The day after Wren Patterson was born in October, doctors were concerned about a heart murmur and her low blood oxygenation. An echocardiogram at Aultman Hospital in Canton showed the reason. Wren had a congenital heart defect called tetralogy of Fallot, characterized by 4 malformations that robbed her of adequate blood flow to the lungs for oxygenation.
Ashley and Darren Patterson of Millersburg had just learned after Wren’s birth that their baby daughter had Down syndrome. Now they were processing the news that she had a life-threatening heart condition.
“It was a hard pill to swallow,” Ashley said. “We just had a baby and didn’t think anything was wrong with her.”
Next stop for Wren, Ashley and Darren was Akron Children’s Hospital Neonatal Intensive Care. Wren would need open-heart surgery to patch a hole between her ventricles, the lower chambers of the heart, and improve blood flow through the pulmonary valves and arteries.
She had the surgery at 30 days old. Akron Children’s Heart Center cardiologist Dr. Stephen Manu said babies with the condition usually undergo surgery at 4 to 6 months. “Hers was very early because she wasn’t doing well. She was frequently turning blue from decreased blood flow to her lungs, despite the use of medications.”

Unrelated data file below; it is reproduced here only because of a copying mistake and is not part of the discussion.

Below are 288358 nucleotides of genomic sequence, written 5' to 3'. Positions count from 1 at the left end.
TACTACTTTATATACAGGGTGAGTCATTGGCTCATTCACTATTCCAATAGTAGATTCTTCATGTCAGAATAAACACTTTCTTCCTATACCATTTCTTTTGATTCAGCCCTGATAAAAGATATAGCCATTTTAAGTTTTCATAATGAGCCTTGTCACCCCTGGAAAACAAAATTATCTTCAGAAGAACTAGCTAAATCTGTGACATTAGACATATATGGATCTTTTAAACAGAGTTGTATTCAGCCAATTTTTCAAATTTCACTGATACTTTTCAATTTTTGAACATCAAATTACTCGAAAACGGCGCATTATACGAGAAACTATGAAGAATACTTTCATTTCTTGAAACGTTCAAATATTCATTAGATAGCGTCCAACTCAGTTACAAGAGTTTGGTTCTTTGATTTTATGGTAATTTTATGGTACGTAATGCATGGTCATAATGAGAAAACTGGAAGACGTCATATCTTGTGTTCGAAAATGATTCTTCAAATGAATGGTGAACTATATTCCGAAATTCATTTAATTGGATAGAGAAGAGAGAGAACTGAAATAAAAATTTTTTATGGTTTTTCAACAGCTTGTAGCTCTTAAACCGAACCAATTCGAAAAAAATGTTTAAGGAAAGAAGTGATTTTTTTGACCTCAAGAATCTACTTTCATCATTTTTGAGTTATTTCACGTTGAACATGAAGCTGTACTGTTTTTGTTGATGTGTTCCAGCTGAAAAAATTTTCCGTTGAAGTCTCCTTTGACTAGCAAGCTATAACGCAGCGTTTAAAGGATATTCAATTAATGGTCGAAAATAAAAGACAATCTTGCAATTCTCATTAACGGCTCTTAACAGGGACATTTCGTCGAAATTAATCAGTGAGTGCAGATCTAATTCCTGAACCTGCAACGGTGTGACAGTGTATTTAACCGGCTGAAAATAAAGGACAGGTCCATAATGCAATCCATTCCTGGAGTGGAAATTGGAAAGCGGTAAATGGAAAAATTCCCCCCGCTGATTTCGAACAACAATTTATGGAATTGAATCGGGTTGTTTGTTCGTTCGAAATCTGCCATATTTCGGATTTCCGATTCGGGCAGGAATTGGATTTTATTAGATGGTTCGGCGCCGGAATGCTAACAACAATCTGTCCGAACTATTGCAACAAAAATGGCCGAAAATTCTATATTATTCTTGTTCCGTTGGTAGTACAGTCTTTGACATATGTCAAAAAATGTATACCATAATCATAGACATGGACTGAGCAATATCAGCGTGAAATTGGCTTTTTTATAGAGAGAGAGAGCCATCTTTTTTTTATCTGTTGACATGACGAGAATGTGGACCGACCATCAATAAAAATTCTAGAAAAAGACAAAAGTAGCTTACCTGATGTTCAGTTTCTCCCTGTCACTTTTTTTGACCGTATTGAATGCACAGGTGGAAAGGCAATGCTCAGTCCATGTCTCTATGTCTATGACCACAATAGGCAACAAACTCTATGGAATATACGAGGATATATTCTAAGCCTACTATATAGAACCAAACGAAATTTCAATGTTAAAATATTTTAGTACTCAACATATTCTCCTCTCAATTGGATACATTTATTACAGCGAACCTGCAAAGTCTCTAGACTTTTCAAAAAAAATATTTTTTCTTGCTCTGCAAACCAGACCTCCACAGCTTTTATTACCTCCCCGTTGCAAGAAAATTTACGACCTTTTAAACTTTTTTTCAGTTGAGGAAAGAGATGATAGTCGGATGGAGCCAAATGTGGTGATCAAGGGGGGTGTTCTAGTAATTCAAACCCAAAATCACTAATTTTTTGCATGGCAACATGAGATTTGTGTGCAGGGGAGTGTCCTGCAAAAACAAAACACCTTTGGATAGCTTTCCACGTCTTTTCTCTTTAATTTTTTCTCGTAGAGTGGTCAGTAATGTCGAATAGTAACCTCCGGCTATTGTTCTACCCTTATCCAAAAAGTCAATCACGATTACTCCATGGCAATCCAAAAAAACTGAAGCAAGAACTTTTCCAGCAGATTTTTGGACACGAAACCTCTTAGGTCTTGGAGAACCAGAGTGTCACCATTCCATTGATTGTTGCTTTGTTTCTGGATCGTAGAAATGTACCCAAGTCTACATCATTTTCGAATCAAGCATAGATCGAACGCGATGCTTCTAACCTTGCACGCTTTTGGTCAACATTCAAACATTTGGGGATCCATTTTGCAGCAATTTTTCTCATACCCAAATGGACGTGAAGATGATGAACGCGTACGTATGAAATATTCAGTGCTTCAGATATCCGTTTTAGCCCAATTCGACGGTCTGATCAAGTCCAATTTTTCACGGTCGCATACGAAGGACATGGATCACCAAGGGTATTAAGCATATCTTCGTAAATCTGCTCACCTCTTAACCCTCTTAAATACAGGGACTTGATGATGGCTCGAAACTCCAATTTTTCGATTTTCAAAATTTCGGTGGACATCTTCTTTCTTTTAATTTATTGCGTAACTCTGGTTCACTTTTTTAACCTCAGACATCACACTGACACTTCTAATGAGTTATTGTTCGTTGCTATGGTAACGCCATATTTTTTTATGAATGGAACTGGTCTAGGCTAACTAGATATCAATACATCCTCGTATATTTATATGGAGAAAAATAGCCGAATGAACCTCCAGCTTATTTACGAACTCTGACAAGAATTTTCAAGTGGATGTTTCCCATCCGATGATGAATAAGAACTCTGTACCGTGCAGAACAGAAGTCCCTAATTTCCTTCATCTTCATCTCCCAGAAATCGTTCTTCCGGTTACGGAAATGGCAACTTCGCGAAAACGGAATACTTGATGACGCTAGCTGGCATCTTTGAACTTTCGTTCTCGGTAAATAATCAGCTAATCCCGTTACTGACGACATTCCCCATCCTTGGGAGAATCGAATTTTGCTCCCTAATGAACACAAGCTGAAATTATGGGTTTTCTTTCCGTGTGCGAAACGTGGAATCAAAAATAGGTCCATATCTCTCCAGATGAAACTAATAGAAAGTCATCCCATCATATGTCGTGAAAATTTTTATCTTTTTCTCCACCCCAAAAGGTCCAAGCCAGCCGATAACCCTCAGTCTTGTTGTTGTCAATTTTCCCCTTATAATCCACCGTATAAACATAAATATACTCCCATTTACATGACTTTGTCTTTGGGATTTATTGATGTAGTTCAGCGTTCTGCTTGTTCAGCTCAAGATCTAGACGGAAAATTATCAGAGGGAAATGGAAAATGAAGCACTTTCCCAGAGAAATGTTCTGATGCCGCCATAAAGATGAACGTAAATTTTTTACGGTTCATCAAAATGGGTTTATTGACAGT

Tetralogy of Fallot repairs were among the earliest surgeries ever done for complex congenital heart defects. Today, many adults who had the surgery as babies are doing just fine. Ashley and Darren were heartened to hear that.
“She’s been a whole new baby ever since. She has no complications and she’s strong as she can be,” Ashley said. “Before the surgery, she was sleeping all the time. Afterward, she was just radiant. She’s super happy. She’s talking a lot and her smile is infectious.”
Dr. Manu said, while a rare condition, tetralogy of Fallot is a primary cause of blue baby syndrome.
“Fortunately, the long-term prognosis after surgical repair is excellent,” he said “Once the hole is patched and the pulmonary arteries have been enlarged, these patients usually do very well. Overall, they do fantastic.”
After repair, many patients are left with a leaky pulmonary valve. They must be watched long-term for potential of that problem and also of pulmonary arteries that may become too small over time, he said.
The Patterson family will be honored at the American Heart Association’s Akron Heart Ball on April 25. Ashley said she hopes to let other families of babies with congenital heart defects know they aren’t alone.
“I just want her story told and maybe help another family get through what they’re going through,” she said.
The young couple, who also have a 3-year-old son, Deagan, feel forever changed by the experience. Ashley said it made her appreciate what she has, even when things go wrong.
“It has been a rollercoaster ride,” Darren said. “It gives you a whole new outlook on everything.”
To learn more about Akron Children’s Hospital Heart Center, click here or call (330) 543-8521